Intel is no slouch when peering into the mid-term to long-term future. It has a proven track record of doing this adeptly. Its very survival depends on it. That is why it is no surprise to see the chip giant swapping WiMAX for LTE. However, the LTE Intel has in mind is not the same LTE that US telecom companies like Verizon and AT & T are implementing. Instead, the far seeing Intel is interested in TD-LTE or time-division-LTE. This is a variant technology used by Clearwire. Most interestingly, this is the standard used by carriers in China. Does Intel see something American telecoms don’t?
Intel and big Chinese telecom equipment manufacturer Huawei have agreed to put up a joint research lab in China to test out TD-LTE infrastructure and silicon components. While these types of interoperability testing deals are quite common and are usually nothing to write home about, this particular deal is worth looking into. It shows Intel’s interest in carving out a new mobile broadband segment for itself. Moreover, it plans to do so in one key geographic market that is exploding: China.
While the China deal is a great step for Intel, it also marks a step backward and recalibration for its initial 4G strategy. Earlier, Intel went all in on the WiMAX standard amidst the heat of the 4G wars and competing standards. Its idea for backing WiMAX is to break the stranglehold telecom companies have on wireless data/phone standards for a more standardized protocol that is friendlier to Intel. It is obvious by now that WiMAX has become an orphan technology. That’s right-Intel bet on the wrong tech horse.
Now that the 4G wars have relatively calmed down, the winners in this technology struggle are becoming apparent. The most obvious winner is LTE. However, it is a particular type of LTE-frequency division duplexing or FDD. Most of the world’s telecoms are embracing this standard except, interestingly enough, China. Why is the rival TD-LTE being championed by the same organizations that had bet on WiMAX (Intel is one of these, obviously)? TD-LTE uses the same unpaired spectrum that WiMAX used.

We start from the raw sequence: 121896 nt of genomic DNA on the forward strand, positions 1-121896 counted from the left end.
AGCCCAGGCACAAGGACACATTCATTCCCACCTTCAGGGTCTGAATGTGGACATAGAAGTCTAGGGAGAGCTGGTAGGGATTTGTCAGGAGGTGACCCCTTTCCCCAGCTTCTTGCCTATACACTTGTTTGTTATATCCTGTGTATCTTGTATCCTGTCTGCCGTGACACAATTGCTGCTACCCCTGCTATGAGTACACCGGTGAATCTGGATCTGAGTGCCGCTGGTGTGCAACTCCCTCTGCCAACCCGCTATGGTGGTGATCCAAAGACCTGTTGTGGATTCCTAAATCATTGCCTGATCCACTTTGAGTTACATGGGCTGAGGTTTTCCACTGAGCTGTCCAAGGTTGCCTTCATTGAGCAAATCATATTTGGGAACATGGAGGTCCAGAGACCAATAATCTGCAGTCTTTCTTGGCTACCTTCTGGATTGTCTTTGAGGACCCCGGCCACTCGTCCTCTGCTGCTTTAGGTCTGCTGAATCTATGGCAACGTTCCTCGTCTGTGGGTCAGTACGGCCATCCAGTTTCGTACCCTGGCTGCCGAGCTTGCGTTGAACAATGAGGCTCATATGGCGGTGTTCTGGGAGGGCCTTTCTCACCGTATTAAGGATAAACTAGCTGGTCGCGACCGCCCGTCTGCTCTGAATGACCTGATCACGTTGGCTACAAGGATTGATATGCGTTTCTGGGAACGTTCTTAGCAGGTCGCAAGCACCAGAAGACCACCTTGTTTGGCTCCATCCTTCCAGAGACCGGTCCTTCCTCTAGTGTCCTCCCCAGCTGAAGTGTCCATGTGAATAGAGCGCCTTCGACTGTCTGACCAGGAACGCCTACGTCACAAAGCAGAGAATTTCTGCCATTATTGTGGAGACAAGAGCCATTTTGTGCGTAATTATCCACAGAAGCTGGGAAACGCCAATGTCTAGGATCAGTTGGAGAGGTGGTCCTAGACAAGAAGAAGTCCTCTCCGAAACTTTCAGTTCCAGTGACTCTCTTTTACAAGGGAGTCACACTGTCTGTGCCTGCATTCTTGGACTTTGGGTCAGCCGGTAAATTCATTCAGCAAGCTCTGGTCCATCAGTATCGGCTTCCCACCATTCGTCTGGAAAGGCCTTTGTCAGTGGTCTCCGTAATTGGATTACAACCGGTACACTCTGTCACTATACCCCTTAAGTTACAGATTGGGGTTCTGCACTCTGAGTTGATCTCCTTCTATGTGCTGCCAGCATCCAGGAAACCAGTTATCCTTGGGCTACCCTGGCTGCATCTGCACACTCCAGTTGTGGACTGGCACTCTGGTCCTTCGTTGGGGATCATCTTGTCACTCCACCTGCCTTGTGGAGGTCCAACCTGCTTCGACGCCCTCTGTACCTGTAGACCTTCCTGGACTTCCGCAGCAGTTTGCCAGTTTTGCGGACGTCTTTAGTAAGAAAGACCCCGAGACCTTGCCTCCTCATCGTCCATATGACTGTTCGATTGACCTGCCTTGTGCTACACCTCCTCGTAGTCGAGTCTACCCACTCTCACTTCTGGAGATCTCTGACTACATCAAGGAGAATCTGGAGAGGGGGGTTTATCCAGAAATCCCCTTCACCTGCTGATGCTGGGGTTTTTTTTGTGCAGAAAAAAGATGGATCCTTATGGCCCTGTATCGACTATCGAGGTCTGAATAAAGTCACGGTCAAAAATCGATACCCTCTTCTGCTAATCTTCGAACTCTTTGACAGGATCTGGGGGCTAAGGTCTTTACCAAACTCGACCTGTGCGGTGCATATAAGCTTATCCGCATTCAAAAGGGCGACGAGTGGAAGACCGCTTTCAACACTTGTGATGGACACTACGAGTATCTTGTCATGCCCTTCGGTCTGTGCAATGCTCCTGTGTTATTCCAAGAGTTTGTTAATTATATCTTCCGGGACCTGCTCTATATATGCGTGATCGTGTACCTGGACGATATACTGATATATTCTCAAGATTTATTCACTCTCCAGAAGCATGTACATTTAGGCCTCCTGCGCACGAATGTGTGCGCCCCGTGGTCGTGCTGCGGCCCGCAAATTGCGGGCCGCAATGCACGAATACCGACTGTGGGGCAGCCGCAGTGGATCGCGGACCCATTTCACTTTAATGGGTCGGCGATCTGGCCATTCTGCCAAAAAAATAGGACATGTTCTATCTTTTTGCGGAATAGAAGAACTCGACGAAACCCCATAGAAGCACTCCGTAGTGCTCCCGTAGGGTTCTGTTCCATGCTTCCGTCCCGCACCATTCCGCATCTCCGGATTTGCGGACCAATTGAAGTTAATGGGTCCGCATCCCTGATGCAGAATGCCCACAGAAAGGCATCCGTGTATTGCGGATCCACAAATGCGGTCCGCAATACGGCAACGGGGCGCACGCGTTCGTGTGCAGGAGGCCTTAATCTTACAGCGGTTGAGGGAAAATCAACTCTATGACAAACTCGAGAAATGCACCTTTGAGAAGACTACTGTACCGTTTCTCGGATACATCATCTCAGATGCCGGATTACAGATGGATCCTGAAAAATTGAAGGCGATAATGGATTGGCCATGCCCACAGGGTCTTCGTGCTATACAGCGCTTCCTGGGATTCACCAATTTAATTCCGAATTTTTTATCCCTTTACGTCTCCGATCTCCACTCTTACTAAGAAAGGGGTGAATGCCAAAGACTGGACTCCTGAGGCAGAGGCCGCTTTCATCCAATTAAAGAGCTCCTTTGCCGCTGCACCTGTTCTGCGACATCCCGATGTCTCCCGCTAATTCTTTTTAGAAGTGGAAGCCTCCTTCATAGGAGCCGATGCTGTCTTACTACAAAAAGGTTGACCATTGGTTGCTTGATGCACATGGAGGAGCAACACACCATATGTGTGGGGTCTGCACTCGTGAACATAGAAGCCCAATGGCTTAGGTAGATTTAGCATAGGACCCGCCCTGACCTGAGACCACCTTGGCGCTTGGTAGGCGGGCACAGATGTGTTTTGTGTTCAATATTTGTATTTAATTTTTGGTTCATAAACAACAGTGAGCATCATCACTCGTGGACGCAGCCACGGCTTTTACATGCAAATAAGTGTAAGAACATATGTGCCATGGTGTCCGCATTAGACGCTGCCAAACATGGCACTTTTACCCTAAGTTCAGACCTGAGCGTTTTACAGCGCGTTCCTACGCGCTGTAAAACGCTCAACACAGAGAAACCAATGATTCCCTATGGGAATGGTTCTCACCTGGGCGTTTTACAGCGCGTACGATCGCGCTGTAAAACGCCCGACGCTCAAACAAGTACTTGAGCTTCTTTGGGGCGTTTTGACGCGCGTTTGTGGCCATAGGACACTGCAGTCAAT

This begs the question, is Intel making the same mistake again by championing TD-LTE? Is this WiMAX part 2? Why doesn’t Intel just follow the hordes implementing LTE-frequency division duplexing? One possible explanation is that if Intel joins the herd, it will be an also-ran in the chip making end of this standard. As witnessed by its experience with 3G, Intel’s share of the market for the chips for that standard was that of an also-ran Qualcomm dominated that game. Intel does not intend to make the same mistake again. Qualcomm makes almost half of all key radio chips used by mobile phones. This is an extremely lucrative market Intel wants in on and playing second banana is not going to cut it By doing an end run on Qualcomm and hitting the large Chinese mobile market, Intel is possibly preparing to dominate a large market which it can then use as a base to dominate other markets.